1.  That a claim hasn’t been altered/falsified at any point in time,
       via cryptographic verifiability and Verifiable Data Registries

   2.  That a claim has accurate representation via authentication, via
       DID Discovery & mapping within DNS as described above.

   3.  That a claim has authority, or in other words, does the issuer
       have authority in its issuance of credentials, via the use of
       trust registries (or trust lists).

   In this memo, trust registries enable the verification of the
   authority of an issuer and by extent their credentials.  The role of
   a trust registry within the context of this document is to confirm
   the authenticity and trustworthiness of the issuer to the verifier
   after they have validated the digital credential using the mechanisms
   described previously.  This involves the trust registry taking on the
   role of a trust anchor for a given ecosystem, providing input for the
   verifier’s ultimate trust decision regarding the credential they are
   being presented with.  The assumption is made that the trust registry
   would be operated under the authority of an institution or
   organization such that their claims and input to the trust decision
   would be considered significant or definitive.  An example of such an
   organization would be a government entity in relation to the issuance
   of a driver’s licence.

   It is important to note that the DNS based trust registry mechanism
   described in this section is not meant to operate in place of an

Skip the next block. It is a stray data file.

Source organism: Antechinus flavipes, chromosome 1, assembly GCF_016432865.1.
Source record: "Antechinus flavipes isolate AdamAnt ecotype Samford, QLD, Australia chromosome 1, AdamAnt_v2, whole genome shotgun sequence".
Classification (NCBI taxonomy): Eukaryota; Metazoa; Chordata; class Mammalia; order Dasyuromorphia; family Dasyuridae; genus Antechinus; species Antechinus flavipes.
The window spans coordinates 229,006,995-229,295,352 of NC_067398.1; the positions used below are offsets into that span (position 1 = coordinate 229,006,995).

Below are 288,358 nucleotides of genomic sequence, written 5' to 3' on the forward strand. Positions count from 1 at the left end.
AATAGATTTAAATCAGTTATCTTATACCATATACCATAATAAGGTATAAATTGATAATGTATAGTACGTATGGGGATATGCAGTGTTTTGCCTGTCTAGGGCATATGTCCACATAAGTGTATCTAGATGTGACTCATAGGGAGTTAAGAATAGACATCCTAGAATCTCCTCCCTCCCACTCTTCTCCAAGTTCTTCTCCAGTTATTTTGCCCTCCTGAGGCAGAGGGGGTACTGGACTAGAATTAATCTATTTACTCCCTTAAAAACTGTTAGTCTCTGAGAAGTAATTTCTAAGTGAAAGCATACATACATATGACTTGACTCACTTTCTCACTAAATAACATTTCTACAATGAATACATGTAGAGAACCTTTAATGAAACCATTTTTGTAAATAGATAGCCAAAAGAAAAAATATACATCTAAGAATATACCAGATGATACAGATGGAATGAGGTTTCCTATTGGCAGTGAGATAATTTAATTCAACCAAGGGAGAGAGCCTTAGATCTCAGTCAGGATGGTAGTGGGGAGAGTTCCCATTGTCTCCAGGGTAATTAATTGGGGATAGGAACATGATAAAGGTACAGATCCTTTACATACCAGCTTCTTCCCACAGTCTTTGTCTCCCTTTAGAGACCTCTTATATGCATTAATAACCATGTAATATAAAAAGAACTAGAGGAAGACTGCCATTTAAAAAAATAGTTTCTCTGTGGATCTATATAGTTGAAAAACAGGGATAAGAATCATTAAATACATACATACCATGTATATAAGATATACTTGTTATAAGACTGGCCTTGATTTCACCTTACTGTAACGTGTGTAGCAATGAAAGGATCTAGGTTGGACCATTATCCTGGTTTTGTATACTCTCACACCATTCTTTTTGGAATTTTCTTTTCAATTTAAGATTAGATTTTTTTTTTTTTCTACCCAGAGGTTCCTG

alternative implementation but provide an easy to implement and use
   mechanism to extend such a solution.

   This section also does not describe the process of the trust
   registry’s verification of an issuer, or the process of how an issuer
   would become accredited by or join a trust registry.

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4.1.  Issuer's Membership Claim in a Trust Registry

   Once a verifier has successfully completed the credential
   verification process, they have definitive proof that the credential
   they are being presented with was issued by the claimed issuer.
   However, this process does not provide definitive proof the issuer is
   to be trusted or has the authority to issue such a credential.  The
   issuer, through use of URI records and the __trustregistry_ label,
   can assert the claim that they are a member of a trust registry.

   *_Ex: IN URI 0 1 “example-”_*

   This record indicates the verifier can query the _example-
   trustregistry.ca_ DNS based trust registry for TLSA records
   containing's_ public key/s, proving their

4.1.1.  URI Record Name Scoping

   When trust registry membership claims are published in the DNS

   *  The records MUST be scoped by setting the global (highest-level)
      underscore name of the URI RRset to __trustregistry_ (0x5F 0x74
      0x72 0x75 0x73 0x74 0x72 0x65 0x67 0x69 0x73 0x74 0x72 0x79)

4.2.  Trust Registry Membership Proof

   The trust registry can assert an issuer's membership using TLSA

   in TLSA 3 1 0 “4e18ac22c00fb9...b96270a7b6”_*

   Note that the first component of the URI is the issuer’s domain,
   followed by the __trustregistration_ label.  This combination
   indicates that the domain expressed is registered by this trust